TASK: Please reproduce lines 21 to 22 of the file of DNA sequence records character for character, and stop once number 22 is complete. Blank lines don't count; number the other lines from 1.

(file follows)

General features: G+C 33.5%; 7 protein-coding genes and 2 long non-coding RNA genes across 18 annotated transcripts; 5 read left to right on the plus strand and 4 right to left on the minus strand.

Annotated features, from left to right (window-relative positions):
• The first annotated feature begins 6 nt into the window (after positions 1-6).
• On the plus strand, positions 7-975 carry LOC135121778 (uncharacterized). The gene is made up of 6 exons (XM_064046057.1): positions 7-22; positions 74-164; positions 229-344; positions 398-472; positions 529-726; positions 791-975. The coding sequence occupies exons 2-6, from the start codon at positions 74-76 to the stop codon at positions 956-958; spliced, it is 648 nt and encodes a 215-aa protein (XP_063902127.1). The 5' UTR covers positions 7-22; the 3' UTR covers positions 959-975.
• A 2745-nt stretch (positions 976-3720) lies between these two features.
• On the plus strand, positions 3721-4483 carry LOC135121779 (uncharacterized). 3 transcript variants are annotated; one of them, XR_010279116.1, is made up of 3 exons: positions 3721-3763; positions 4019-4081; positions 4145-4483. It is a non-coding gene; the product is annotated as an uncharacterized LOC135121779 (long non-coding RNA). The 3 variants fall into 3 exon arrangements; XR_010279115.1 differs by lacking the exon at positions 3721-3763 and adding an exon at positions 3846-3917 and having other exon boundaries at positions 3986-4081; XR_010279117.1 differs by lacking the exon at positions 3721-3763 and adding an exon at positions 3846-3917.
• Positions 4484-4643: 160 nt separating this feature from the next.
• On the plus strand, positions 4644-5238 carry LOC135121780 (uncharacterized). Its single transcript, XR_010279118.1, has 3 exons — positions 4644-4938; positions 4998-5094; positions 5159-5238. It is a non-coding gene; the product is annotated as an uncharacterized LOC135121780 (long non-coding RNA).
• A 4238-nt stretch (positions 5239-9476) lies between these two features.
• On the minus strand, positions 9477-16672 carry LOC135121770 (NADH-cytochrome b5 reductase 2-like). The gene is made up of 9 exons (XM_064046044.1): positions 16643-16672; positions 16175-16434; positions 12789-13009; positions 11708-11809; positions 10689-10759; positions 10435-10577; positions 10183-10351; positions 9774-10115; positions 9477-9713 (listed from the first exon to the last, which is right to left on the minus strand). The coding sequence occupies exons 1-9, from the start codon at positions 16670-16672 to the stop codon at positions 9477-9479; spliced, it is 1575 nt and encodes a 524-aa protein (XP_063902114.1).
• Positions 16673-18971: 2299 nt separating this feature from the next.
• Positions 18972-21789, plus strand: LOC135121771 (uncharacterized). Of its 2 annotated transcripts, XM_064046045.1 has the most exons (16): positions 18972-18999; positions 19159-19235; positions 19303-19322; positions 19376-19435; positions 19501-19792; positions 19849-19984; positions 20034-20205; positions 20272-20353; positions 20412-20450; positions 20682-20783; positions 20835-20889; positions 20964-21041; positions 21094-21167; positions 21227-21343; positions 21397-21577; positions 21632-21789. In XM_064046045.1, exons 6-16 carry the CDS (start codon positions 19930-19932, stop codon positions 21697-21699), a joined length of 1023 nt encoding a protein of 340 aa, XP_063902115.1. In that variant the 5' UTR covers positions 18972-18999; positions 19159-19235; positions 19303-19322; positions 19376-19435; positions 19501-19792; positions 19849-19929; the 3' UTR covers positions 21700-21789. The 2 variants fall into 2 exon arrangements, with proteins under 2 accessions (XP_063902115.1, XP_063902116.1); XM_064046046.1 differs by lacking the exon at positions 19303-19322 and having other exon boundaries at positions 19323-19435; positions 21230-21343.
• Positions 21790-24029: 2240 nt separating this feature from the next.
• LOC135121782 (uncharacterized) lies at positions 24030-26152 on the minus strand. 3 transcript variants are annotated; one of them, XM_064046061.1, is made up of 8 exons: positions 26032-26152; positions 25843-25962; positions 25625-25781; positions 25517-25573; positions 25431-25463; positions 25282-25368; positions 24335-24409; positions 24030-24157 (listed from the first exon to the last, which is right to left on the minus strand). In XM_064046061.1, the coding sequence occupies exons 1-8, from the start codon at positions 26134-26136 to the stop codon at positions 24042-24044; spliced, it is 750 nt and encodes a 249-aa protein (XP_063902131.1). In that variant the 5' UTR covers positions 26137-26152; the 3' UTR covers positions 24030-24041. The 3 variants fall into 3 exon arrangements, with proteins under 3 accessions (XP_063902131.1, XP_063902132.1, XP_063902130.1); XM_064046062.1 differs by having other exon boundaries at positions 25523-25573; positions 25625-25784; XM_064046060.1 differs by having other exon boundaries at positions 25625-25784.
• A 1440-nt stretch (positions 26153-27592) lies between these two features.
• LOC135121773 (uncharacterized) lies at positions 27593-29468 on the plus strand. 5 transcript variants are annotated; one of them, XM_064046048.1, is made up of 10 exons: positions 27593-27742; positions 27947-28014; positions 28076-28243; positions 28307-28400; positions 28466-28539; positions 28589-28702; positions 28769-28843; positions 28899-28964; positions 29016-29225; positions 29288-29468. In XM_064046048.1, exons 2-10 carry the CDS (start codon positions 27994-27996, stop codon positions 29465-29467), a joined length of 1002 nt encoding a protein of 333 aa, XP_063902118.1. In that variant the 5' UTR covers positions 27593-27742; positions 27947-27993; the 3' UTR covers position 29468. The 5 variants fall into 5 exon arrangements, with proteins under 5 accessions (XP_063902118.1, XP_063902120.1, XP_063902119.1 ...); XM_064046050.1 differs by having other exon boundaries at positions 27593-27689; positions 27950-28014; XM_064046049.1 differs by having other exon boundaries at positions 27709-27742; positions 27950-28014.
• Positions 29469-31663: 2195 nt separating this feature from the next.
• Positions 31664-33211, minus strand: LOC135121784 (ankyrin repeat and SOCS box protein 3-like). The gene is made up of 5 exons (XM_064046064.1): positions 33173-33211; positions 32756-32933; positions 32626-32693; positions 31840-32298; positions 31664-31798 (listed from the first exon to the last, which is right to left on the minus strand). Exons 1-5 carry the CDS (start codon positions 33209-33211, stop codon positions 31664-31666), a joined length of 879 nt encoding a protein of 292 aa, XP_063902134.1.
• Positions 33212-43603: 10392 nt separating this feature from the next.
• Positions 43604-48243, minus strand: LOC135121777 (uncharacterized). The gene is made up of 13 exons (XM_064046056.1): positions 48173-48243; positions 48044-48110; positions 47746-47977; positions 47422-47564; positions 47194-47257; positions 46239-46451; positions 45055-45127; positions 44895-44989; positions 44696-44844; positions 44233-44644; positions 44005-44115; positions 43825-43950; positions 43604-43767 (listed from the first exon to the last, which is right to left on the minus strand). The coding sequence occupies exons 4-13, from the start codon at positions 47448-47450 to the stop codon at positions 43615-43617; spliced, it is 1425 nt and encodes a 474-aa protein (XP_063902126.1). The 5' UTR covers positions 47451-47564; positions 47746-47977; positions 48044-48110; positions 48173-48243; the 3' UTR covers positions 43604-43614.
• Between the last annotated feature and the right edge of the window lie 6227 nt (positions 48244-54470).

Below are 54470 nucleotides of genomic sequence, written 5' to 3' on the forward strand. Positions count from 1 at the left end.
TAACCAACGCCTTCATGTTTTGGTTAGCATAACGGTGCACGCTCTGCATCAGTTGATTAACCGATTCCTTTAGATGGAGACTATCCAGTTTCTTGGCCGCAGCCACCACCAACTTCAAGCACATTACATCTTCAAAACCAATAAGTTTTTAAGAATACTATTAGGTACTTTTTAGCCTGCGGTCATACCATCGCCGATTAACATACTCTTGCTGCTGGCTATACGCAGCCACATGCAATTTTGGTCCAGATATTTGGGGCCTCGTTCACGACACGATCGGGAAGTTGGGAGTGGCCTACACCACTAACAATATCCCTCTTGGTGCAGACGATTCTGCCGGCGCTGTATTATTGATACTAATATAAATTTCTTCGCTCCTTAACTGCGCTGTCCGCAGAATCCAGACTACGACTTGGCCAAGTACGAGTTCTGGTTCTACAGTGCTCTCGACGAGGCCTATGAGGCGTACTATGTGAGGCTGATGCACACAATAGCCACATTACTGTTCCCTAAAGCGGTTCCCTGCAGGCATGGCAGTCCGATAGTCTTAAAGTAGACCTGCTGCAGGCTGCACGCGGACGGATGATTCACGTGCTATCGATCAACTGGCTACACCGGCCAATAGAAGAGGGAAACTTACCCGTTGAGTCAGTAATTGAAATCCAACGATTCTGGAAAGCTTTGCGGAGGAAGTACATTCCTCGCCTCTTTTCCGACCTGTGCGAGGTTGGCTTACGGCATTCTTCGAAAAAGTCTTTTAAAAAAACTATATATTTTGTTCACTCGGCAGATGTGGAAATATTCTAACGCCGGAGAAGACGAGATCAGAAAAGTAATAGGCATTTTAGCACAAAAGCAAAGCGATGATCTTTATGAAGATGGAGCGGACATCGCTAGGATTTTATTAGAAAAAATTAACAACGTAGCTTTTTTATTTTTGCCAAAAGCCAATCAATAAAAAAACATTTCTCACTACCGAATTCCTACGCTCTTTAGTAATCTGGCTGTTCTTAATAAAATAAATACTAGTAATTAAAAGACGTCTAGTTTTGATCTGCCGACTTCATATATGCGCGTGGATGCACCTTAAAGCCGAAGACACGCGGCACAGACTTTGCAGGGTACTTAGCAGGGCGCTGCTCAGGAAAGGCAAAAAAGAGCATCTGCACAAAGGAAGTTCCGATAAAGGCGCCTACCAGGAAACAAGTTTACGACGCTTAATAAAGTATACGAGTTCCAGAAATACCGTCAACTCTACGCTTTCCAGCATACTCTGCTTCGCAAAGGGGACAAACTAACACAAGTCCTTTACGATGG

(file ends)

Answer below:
• Between the last annotated feature and the right edge of the window lie 6227 nt (positions 48244-54470).

Below are 54470 nucleotides of genomic sequence, written 5' to 3' on the forward strand. Positions count from 1 at the left end.